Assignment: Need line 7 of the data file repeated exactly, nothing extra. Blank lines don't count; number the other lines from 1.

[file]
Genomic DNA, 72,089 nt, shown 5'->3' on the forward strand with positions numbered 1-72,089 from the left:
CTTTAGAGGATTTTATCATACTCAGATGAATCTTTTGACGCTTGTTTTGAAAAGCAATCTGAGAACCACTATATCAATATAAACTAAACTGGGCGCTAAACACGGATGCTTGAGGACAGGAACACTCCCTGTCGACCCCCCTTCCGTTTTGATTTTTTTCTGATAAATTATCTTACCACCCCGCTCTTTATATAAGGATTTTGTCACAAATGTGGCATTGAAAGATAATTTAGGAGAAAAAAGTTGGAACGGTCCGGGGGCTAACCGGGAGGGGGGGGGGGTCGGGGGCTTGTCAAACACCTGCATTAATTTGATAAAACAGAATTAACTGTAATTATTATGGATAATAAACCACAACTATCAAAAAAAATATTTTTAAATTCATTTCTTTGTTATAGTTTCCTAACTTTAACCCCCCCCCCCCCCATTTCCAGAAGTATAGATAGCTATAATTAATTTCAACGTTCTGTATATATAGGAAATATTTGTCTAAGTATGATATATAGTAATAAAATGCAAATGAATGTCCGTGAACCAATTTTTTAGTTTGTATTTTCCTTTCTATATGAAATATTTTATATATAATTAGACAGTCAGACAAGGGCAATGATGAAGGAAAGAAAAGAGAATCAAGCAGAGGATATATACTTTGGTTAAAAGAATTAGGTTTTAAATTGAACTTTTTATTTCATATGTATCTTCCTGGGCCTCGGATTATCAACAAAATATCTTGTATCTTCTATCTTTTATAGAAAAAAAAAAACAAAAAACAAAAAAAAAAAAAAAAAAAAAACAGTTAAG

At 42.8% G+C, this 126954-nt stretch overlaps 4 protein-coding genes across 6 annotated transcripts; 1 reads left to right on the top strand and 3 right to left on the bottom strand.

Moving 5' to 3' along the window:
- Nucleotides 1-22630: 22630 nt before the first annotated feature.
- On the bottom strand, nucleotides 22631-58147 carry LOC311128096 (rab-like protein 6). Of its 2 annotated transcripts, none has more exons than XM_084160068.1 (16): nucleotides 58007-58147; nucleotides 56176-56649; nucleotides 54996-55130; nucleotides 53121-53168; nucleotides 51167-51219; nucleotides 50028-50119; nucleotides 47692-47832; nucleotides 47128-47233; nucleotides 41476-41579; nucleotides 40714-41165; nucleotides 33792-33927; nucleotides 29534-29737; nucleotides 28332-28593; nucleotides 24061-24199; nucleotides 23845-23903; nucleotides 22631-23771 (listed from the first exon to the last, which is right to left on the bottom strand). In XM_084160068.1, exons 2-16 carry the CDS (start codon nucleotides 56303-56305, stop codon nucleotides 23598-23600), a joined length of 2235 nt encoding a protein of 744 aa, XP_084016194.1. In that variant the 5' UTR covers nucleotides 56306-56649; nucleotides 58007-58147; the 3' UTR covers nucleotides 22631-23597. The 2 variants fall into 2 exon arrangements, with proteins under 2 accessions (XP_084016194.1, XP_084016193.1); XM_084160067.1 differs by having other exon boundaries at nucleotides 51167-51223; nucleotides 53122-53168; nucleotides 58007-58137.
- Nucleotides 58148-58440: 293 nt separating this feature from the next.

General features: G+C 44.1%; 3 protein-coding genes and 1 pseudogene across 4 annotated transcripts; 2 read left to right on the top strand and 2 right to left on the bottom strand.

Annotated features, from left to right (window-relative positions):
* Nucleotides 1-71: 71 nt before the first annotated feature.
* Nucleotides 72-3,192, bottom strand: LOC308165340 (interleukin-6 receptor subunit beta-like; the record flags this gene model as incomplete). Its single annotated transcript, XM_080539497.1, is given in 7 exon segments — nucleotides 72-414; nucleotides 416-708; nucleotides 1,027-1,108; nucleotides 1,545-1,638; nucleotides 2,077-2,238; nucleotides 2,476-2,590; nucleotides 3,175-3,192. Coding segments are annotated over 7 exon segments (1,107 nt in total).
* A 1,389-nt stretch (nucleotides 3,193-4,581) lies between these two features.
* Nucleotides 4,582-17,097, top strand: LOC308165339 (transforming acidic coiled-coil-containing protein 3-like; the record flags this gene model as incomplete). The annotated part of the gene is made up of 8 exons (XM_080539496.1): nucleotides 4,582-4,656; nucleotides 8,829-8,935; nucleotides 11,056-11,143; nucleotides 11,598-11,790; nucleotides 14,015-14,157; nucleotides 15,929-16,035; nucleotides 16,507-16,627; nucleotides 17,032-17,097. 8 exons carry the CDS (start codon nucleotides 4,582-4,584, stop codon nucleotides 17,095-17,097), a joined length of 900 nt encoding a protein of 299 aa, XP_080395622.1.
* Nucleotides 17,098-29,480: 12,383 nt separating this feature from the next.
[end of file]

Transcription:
- Nucleotides 58148-58440: 293 nt separating this feature from the next.